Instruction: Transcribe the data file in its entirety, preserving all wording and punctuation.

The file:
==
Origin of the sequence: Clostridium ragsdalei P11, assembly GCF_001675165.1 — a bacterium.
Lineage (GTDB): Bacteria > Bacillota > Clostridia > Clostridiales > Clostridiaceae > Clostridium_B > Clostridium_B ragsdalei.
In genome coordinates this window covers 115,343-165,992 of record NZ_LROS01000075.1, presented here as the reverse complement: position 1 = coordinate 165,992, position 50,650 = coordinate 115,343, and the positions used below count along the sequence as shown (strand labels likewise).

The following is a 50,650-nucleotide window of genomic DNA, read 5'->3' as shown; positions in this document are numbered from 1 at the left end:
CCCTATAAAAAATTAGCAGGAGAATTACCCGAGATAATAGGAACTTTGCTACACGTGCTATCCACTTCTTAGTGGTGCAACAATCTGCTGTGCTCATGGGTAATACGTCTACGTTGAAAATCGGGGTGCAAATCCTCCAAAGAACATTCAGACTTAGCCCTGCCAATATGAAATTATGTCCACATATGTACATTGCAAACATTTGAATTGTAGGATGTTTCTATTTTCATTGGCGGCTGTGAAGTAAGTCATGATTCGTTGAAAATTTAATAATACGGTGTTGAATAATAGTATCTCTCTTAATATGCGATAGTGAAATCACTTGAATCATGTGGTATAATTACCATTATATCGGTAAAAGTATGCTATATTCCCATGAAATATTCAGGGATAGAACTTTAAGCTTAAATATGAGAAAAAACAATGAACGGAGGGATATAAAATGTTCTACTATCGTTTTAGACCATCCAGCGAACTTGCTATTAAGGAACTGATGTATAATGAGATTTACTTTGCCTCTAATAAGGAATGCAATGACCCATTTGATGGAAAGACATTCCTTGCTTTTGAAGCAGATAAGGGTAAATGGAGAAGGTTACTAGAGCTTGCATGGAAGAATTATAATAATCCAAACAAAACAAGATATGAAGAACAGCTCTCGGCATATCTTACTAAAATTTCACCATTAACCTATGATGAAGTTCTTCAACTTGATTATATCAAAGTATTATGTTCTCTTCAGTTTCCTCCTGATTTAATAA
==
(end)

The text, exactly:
Origin of the sequence: Clostridium ragsdalei P11, assembly GCF_001675165.1 — a bacterium.
Lineage (GTDB): Bacteria > Bacillota > Clostridia > Clostridiales > Clostridiaceae > Clostridium_B > Clostridium_B ragsdalei.
In genome coordinates this window covers 115,343-165,992 of record NZ_LROS01000075.1, presented here as the reverse complement: position 1 = coordinate 165,992, position 50,650 = coordinate 115,343, and the positions used below count along the sequence as shown (strand labels likewise).

The following is a 50,650-nucleotide window of genomic DNA, read 5'->3' as shown; positions in this document are numbered from 1 at the left end:
CCCTATAAAAAATTAGCAGGAGAATTACCCGAGATAATAGGAACTTTGCTACACGTGCTATCCACTTCTTAGTGGTGCAACAATCTGCTGTGCTCATGGGTAATACGTCTACGTTGAAAATCGGGGTGCAAATCCTCCAAAGAACATTCAGACTTAGCCCTGCCAATATGAAATTATGTCCACATATGTACATTGCAAACATTTGAATTGTAGGATGTTTCTATTTTCATTGGCGGCTGTGAAGTAAGTCATGATTCGTTGAAAATTTAATAATACGGTGTTGAATAATAGTATCTCTCTTAATATGCGATAGTGAAATCACTTGAATCATGTGGTATAATTACCATTATATCGGTAAAAGTATGCTATATTCCCATGAAATATTCAGGGATAGAACTTTAAGCTTAAATATGAGAAAAAACAATGAACGGAGGGATATAAAATGTTCTACTATCGTTTTAGACCATCCAGCGAACTTGCTATTAAGGAACTGATGTATAATGAGATTTACTTTGCCTCTAATAAGGAATGCAATGACCCATTTGATGGAAAGACATTCCTTGCTTTTGAAGCAGATAAGGGTAAATGGAGAAGGTTACTAGAGCTTGCATGGAAGAATTATAATAATCCAAACAAAACAAGATATGAAGAACAGCTCTCGGCATATCTTACTAAAATTTCACCATTAACCTATGATGAAGTTCTTCAACTTGATTATATCAAAGTATTATGTTCTCTTCAGTTTCCTCCTGATTTAATAA